My husband was found guilty of 3 counts of csc in Michigan.He has not been sentenced yet.I have new evidence showing he is not guilty,What can I do???

My husband was found guilty of 3 counts of csc,he hasn’t been sentenced yet.Their was alot of evidence that his attorney didn’t submit in court to prove his innocence.Since the day they found him guilty I have talked to the suppose victim over the internet and I have the conversations saved admitting he didn’t do nothing to her.What can I do with this new information???Is there a way to stop his sentence since he really didn’t do nothing and the victim even told me that??? I need help,Please help my husband so he don’t spend life in prison!!!

Asked on June 7, 2009 under Criminal Law, Ohio


S.J.H., Member, New York Bar / FreeAdvice Contributing Attorney

Answered 11 years ago | Contributor

A lot is going to depend on the laws in your jurisdiction and also whether the trial was a bench trial (Judge) or a jury trial. The mere fact that there is some new evidence that may help exculpate your husband is not enough. The issue is whether this info was available at the time of the trial and even if it is new, would there have been other evidence to still convict. there is a question as to whether your husband's attorney handled the case properly and this is a totally different issue. However, if this information was completely new or was in direct contradiction of the trial, a motion can be made to have the verdict overturned or a mistrial ordered. I suggest you immediately contact your husband's attorney and get him this information. I f you are not satisfied with the attorney I suggest you look for someone immediately who can help start working on this new motion or an appeal.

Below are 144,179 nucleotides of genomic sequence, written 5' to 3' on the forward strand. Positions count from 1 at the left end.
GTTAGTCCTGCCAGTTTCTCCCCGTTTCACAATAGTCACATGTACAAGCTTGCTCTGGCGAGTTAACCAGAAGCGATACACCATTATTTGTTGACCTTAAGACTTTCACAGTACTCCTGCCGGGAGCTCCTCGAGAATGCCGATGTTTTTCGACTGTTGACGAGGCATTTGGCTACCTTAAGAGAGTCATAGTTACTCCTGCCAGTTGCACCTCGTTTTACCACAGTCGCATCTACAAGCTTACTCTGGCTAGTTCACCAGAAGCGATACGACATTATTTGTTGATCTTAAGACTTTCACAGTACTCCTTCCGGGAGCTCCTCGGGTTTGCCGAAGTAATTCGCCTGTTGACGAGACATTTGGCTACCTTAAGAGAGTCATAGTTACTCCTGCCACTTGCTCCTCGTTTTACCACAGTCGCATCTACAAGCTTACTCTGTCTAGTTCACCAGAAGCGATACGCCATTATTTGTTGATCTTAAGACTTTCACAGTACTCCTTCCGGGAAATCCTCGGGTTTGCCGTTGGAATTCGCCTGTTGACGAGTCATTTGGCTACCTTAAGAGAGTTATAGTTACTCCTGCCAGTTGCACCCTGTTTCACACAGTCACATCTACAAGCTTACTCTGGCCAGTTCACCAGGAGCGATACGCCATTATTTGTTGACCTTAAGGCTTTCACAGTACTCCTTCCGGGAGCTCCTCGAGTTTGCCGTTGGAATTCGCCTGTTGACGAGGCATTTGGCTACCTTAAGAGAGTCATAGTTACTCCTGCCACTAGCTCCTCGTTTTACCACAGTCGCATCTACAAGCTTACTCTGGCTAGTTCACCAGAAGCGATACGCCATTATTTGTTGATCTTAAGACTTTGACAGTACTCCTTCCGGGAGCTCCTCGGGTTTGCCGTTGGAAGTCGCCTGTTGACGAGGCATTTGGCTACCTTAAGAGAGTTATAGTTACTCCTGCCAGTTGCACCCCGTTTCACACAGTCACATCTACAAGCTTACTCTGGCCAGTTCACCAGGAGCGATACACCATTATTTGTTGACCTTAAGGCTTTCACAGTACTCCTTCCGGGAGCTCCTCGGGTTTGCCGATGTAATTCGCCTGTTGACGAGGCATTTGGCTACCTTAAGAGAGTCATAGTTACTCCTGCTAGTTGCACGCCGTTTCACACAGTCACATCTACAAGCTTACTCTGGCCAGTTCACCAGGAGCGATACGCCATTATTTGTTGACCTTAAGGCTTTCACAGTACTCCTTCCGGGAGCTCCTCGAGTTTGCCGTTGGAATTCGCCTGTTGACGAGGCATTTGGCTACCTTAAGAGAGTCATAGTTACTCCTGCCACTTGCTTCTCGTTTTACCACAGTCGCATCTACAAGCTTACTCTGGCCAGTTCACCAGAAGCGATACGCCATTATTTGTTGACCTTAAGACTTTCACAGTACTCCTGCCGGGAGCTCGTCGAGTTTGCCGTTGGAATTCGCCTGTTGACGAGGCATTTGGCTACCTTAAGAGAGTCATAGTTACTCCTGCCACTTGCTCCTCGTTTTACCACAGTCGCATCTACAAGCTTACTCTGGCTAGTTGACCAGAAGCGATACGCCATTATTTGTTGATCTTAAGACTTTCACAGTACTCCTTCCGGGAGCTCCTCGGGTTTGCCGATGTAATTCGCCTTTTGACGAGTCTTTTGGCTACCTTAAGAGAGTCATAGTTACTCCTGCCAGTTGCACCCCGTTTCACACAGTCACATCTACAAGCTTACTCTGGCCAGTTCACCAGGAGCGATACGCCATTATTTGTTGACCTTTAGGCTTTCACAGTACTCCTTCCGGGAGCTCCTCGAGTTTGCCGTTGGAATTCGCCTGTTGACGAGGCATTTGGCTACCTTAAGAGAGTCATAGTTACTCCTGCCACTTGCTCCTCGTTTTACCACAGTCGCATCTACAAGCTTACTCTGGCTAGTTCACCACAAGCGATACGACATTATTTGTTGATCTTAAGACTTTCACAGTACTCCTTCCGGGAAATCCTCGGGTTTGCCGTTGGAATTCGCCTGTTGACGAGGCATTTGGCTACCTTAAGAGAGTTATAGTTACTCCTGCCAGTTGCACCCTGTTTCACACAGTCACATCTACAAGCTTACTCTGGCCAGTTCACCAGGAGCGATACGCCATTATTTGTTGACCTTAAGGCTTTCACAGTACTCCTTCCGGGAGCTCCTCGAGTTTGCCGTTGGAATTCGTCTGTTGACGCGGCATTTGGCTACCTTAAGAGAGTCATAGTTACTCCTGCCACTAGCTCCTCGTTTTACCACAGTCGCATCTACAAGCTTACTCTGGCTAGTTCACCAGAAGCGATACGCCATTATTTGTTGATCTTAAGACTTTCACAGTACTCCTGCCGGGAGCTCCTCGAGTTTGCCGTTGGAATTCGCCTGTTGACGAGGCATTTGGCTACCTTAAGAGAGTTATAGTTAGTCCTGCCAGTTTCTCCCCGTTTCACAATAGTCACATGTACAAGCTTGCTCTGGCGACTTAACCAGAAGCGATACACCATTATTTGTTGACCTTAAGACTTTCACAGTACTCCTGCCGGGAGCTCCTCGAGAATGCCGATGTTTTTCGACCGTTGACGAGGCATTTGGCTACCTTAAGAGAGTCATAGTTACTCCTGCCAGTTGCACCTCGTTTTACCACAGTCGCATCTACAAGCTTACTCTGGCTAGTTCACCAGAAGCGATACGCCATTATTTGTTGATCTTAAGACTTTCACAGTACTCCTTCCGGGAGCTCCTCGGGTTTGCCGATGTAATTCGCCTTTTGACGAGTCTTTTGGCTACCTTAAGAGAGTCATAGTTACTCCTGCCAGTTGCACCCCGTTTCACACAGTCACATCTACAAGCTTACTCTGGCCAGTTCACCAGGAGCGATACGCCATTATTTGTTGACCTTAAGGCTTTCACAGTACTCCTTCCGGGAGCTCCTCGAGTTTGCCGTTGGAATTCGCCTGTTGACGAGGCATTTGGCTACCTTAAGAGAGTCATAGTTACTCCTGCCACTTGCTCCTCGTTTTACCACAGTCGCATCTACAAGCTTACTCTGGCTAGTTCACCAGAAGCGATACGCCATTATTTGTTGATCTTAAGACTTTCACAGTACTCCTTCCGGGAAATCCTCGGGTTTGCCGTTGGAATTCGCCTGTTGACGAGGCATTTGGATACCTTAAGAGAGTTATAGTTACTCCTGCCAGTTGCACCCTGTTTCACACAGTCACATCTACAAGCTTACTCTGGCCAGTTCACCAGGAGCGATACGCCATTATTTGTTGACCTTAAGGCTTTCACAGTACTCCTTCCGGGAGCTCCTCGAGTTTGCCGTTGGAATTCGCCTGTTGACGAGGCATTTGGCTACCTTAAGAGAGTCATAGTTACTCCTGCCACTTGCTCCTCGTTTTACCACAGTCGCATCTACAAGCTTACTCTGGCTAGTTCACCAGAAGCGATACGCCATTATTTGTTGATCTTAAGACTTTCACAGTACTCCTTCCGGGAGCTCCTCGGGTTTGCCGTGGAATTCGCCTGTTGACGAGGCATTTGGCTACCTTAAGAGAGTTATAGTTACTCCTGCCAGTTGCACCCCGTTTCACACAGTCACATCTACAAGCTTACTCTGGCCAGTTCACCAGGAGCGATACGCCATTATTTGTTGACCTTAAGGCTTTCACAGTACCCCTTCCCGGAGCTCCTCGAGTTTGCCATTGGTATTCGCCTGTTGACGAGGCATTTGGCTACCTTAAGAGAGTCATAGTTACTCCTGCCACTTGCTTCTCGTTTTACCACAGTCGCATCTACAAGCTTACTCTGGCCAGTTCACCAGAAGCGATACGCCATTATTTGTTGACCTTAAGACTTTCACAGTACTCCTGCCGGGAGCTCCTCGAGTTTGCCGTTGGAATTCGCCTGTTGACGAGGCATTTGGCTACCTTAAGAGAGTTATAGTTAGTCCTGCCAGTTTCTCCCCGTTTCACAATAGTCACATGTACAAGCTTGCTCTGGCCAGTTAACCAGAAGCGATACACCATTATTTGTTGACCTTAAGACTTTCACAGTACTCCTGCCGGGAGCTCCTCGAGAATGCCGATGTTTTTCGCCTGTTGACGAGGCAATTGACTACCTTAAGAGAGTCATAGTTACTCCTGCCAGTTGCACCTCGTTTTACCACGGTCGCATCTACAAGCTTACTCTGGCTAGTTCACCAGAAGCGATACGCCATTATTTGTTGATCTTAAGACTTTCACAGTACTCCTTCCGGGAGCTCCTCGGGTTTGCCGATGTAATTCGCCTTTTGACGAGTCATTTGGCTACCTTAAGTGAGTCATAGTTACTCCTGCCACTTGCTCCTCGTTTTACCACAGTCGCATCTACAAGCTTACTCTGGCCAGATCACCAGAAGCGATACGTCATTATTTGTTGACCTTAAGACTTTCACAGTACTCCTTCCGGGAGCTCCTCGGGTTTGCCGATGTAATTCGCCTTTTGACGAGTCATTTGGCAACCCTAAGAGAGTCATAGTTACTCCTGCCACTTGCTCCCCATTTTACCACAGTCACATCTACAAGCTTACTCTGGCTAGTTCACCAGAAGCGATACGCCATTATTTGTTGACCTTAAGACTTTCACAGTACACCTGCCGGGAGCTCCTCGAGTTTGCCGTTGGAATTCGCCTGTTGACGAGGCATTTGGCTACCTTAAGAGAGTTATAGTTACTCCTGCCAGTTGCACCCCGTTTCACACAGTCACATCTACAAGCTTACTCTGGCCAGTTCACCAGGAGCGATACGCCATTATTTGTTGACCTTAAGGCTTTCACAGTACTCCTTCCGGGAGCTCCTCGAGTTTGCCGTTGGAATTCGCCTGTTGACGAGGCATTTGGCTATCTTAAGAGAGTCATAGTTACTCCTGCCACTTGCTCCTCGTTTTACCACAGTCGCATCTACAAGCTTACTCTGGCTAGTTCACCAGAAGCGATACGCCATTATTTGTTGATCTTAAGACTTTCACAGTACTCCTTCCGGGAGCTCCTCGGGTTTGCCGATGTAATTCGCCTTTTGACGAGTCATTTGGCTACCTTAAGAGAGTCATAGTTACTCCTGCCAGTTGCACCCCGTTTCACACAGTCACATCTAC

B. B., Member, New Jersey Bar / FreeAdvice Contributing Attorney

Answered 11 years ago | Contributor

I think you need to talk to a good criminal defense lawyer there, and maybe you will want to see someone other than the attorney at the trial.  One place to find a lawyer is our website,

There's really not much more that I can tell you very definitely, since a lot will depend on exactly what was put in evidence at the trial, and what the victim said to you over the internet, among a number of things.  But it is possible that the conviction can be vacated, and this can happen even after the sentencing, if it comes to that.

IMPORTANT NOTICE: The Answer(s) provided above are for general information only. The attorney providing the answer was not serving as the attorney for the person submitting the question or in any attorney-client relationship with such person. Laws may vary from state to state, and sometimes change. Tiny variations in the facts, or a fact not set forth in a question, often can change a legal outcome or an attorney's conclusion. Although has verified the attorney was admitted to practice law in at least one jurisdiction, he or she may not be authorized to practice law in the jurisdiction referred to in the question, nor is he or she necessarily experienced in the area of the law involved. Unlike the information in the Answer(s) above, upon which you should NOT rely, for personal advice you can rely upon we suggest you retain an attorney to represent you.